The American Journal of Medicine study looked at an initially-estimated 9.5 million newly-diagnosed persons with cancer 50 years of age or older and found that a whopping “42.4% of individuals depleted their life assets 2 years following diagnosis, extending to 38.2% at 4 years following.” Not surprisingly the most vulnerable Americans are the ones finding themselves fighting the hardest to stay afloat. The study found that those most vulnerable were those with “poorer cancer status (ie, worsening cancer and requirement of continued treatment), socioeconomic factors (ie, increasing age, female sex, Medicaid, retired, and increasing household size), and clinical characteristics (ie, smoking, poorer self-reported health, hypertension, diabetes, and lung disease).”
In many ways, the study reflects a question many Americans have found themselves asking as they navigate the murky waters of medical bills and cancer treatments – how, in a prosperous country with some of the most advanced medical treatment available, has the cost of coverage become so financially untenable?
While Stump and McCaffery’s love for each other never wained, their financial battled never relented and they found themselves falling in and out of the financial loop holes and navigating foggy Medicare coverage. “One day I went to pick up her meds and found out we were in the donut hole for coverage and I had to pay full price for the month’s medicine – over $6800.00. We didn’t have it, but I had a wallet full of credit cards.” Stump recounts, “During the donut hole period, I maxed out every credit card I had.”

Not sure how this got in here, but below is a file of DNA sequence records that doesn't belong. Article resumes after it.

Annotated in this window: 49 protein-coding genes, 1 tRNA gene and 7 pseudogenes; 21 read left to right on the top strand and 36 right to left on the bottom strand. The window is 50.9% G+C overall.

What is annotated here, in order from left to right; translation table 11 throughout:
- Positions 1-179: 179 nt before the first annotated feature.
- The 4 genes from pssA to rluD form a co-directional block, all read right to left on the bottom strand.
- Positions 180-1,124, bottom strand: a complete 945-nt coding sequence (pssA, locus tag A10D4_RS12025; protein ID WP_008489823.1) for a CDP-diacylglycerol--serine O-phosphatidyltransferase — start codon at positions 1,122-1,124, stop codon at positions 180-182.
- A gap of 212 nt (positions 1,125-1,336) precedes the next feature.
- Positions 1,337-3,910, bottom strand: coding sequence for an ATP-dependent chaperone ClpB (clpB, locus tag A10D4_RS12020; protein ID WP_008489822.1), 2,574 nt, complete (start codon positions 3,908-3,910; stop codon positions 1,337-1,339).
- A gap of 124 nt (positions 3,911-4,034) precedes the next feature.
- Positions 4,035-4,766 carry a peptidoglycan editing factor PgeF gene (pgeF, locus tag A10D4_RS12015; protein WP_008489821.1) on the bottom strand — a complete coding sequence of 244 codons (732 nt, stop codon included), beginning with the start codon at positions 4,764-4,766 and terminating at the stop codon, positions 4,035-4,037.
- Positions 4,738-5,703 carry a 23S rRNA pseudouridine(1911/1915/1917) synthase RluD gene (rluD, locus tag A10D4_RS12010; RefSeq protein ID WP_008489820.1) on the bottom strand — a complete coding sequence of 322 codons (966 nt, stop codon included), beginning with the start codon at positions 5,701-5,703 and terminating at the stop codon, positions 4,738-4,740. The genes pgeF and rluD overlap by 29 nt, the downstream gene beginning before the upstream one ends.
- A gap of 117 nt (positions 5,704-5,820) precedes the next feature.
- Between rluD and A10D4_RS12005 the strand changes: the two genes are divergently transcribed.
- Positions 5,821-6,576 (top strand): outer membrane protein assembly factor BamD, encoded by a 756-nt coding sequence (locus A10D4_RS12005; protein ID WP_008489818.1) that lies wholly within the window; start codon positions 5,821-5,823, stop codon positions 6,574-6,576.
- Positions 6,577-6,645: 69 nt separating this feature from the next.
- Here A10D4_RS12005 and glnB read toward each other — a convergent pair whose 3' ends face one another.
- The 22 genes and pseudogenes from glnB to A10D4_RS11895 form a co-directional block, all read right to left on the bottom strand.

Eventually, McCaffery died with Stump by her side on February 24th, 2013. “If she had lived another month, I would not have been able to buy her medicine.” He says, “Two weeks before she died, the credit card companies sued me and seized the last three thousand dollars I had in my bank account. The big pile of money was gone. It was the lifetime savings we had both worked so hard for.” Stump eventually climbed his way out of the financial quagmire that his wife’s medical struggles created, but was left with the greater question of why he had to loose everything just to have a few more precious years with his wife. Why are so many American families asked to give up everything to keep their loved ones alive? The answer is far from simple.
Between a divided government that can’t seem to agree on any aspect of how to reform the medical-financial problem in the US and a voracious medical insurance system that only seems to push the spiralling cost up care upwards, the study’s assertion that “the active development of approaches to mitigate these effects among already vulnerable groups remains of key importance” seems just out of reach.
“I used to think a couple of million dollars was a lot of money.” Stump ruminates, “It is nothing when one has a chronic illness. The day Bonnie died, I had $267.00 in my pocket and nothing else.”